EG Shares Emerging Market Consumer ETF (ECON): I'm blending together discretionary and staples, as this fund targets about a 50/50 mix between the two. It came out of the blocks quickly and has tapered off in the last month. I think the consumer story on the ground in most of these countries is investable, and this fund obviously does that.
Lorillard (LO): Tobacco is usually a good way to add yield to a portfolio. LO yields 5.99% and had performed inline with some of the other tobacco stocks.
McDonald's (MCD): This is kind of an easy way out for being so familiar, but it yields 3.45% and is down some from its high.
Emerging Markets Telecom & Infrastructure Fund (ETF): This is actually a closed-end fund that I have mentioned before. The word "infrastructure" was recently added to the name of the fund; confusingly, the symbol is ETF, but that is not the fund's fault as it predates the exchange-traded boom by many years. The trailing yield is 2.8%, it trades at a discount to NAV, and over the last couple of years has outperformed a couple of the bigger telecom ETFs. Despite the word "infrastructure" added to the name, telecom stocks still dominate the most recent reported holdings.
As far as individual stocks in this space, according to BNY Mellon there are 37 NYSE listed stocks in this sector (the total of fixed line and mobile) and while Portugal Telecom (PT) might not be a great hold, there might be a compelling case for some of the others on that list. For a domestic stock, there are of course several to choose from, including AT&T (T), which yields 5.99%.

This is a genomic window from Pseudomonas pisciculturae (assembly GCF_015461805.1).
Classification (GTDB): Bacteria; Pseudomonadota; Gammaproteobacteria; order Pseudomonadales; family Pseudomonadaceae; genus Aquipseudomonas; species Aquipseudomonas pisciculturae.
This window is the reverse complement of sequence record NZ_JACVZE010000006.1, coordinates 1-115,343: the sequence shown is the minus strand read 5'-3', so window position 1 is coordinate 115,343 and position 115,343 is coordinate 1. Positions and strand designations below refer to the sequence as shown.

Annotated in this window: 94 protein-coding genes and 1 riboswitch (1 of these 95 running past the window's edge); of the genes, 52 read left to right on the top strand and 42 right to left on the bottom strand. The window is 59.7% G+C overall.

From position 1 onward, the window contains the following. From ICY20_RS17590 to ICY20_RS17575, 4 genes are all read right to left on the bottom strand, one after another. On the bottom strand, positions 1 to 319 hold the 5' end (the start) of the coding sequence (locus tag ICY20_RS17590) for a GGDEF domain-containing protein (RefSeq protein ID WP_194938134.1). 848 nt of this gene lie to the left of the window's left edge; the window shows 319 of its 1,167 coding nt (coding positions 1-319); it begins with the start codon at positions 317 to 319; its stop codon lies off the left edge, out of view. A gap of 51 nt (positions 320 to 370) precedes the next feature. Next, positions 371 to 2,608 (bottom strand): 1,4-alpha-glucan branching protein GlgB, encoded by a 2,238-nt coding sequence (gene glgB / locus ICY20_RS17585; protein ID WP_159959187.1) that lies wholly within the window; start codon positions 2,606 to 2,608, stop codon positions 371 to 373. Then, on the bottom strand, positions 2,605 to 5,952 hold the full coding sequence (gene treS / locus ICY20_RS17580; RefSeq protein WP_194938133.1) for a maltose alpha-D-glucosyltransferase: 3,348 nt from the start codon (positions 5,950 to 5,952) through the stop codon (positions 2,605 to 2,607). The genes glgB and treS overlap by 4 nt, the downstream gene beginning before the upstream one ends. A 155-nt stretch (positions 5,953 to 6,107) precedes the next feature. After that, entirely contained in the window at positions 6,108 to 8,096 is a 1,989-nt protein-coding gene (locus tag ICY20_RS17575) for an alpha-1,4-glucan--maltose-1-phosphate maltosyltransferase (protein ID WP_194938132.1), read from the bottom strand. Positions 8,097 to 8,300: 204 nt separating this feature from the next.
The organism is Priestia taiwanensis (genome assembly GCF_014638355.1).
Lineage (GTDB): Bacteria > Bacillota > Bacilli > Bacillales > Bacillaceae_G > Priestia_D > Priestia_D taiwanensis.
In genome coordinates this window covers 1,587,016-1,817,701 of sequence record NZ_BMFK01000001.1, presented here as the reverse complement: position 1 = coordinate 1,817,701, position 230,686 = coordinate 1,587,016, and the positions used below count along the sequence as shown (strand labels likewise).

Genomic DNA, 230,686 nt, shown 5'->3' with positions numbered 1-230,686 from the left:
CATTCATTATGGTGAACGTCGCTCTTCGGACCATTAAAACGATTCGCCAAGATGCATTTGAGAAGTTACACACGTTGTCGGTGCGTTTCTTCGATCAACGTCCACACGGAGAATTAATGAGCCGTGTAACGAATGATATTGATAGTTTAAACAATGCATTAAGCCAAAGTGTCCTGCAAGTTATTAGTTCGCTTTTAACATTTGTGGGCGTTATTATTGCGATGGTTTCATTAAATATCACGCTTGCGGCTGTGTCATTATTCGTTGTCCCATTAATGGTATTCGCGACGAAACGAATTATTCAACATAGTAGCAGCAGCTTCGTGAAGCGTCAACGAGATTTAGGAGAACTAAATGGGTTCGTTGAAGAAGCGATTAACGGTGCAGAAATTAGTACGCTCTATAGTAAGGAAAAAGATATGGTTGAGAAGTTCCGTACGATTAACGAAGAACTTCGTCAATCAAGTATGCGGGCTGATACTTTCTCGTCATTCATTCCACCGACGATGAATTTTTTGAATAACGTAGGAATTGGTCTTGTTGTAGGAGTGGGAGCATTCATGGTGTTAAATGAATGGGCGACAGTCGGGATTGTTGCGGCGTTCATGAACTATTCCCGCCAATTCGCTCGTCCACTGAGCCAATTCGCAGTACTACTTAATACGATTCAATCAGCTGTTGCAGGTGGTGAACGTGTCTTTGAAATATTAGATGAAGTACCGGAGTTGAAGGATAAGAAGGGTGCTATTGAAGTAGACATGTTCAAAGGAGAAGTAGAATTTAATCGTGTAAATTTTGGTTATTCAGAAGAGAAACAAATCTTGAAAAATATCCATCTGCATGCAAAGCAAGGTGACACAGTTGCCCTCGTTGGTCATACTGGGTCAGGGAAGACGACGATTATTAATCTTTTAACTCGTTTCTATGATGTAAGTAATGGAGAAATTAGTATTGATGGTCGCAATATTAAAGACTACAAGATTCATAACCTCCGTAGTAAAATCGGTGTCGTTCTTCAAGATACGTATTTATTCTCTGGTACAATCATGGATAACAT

First Trust ISE Global Platinum Index Fund (PLTM): The fund is heavy in South Africa and Canada, with the largest holding being from Russia. There are a ton of specialty ETFs in this sector covering a lot of ground -- from metals of all sorts to agriculture to chemicals, and even China. Most of these are quite volatile.
Cemex (CX): If there is ever a cement ETF, this stock will probably be featured prominently. It has done poorly for quite a while now, and although I would prefer one of the cement stocks with a five-letter ticker I'm avoiding those for this post ... so I guess that this is just a reminder that cement can be part of this sector, and some of the stocks have done quite well.
PowerShares Small Cap Utilities Portfolio (XLUS): I'm putting this in the mix as a reminder that PowerShares has a suite of small cap sector funds. XLUS has soundly outperformed XLU, the large-cap fund from SPDR, due in part to small caps having generally outperformed large caps. In eyeballing the holdings, XLUS appears to have a much different volatility characteristic than the large cap utilities funds that you may be more familiar with.
For a stock here, someone willing to delve into the pinksheets for a foreign name could find all sorts of toll roads and airports to collect some yield with low volatility. Again, the BNY Mellon site can be a good place to go for research ideas; there are 21 NYSE ADRs and the U.S. large cap utilities, or to go a little more specialized there are also water utilities.
Hopefully some of the above is new to you; to repeat, we don't own any of the names mentioned. There are all sorts of market segments that are easily accessible; again, this post did not get into the difficult-to-access spaces to build a diversified portfolio. A mix that includes ETFs and individual stocks allows for managing all sorts of portfolio effects, including single stock risk -- which I why I believe in using both.